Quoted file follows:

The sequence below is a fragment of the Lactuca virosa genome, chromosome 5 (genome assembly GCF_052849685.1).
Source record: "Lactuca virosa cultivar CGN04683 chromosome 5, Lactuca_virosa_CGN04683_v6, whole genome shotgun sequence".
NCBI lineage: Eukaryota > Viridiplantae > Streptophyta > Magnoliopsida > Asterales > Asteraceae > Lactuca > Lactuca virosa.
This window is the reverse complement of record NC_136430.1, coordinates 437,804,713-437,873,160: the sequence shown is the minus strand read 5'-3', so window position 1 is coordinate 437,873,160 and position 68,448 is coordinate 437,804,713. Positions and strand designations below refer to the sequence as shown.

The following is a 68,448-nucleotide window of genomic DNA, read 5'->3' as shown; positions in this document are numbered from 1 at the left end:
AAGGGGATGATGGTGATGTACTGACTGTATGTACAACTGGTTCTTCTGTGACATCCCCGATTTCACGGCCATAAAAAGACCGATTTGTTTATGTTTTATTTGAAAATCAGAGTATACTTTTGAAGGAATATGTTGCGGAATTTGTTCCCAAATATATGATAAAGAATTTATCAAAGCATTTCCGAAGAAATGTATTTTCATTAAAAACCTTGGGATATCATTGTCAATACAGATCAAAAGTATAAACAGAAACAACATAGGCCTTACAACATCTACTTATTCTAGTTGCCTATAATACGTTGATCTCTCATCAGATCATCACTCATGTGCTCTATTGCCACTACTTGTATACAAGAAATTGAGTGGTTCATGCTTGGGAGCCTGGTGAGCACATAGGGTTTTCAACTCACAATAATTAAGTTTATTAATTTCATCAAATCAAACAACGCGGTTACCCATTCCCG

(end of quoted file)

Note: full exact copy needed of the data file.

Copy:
The sequence below is a fragment of the Lactuca virosa genome, chromosome 5 (genome assembly GCF_052849685.1).
Source record: "Lactuca virosa cultivar CGN04683 chromosome 5, Lactuca_virosa_CGN04683_v6, whole genome shotgun sequence".
NCBI lineage: Eukaryota > Viridiplantae > Streptophyta > Magnoliopsida > Asterales > Asteraceae > Lactuca > Lactuca virosa.
This window is the reverse complement of record NC_136430.1, coordinates 437,804,713-437,873,160: the sequence shown is the minus strand read 5'-3', so window position 1 is coordinate 437,873,160 and position 68,448 is coordinate 437,804,713. Positions and strand designations below refer to the sequence as shown.

The following is a 68,448-nucleotide window of genomic DNA, read 5'->3' as shown; positions in this document are numbered from 1 at the left end:
AAGGGGATGATGGTGATGTACTGACTGTATGTACAACTGGTTCTTCTGTGACATCCCCGATTTCACGGCCATAAAAAGACCGATTTGTTTATGTTTTATTTGAAAATCAGAGTATACTTTTGAAGGAATATGTTGCGGAATTTGTTCCCAAATATATGATAAAGAATTTATCAAAGCATTTCCGAAGAAATGTATTTTCATTAAAAACCTTGGGATATCATTGTCAATACAGATCAAAAGTATAAACAGAAACAACATAGGCCTTACAACATCTACTTATTCTAGTTGCCTATAATACGTTGATCTCTCATCAGATCATCACTCATGTGCTCTATTGCCACTACTTGTATACAAGAAATTGAGTGGTTCATGCTTGGGAGCCTGGTGAGCACATAGGGTTTTCAACTCACAATAATTAAGTTTATTAATTTCATCAAATCAAACAACGCGGTTACCCATTCCCG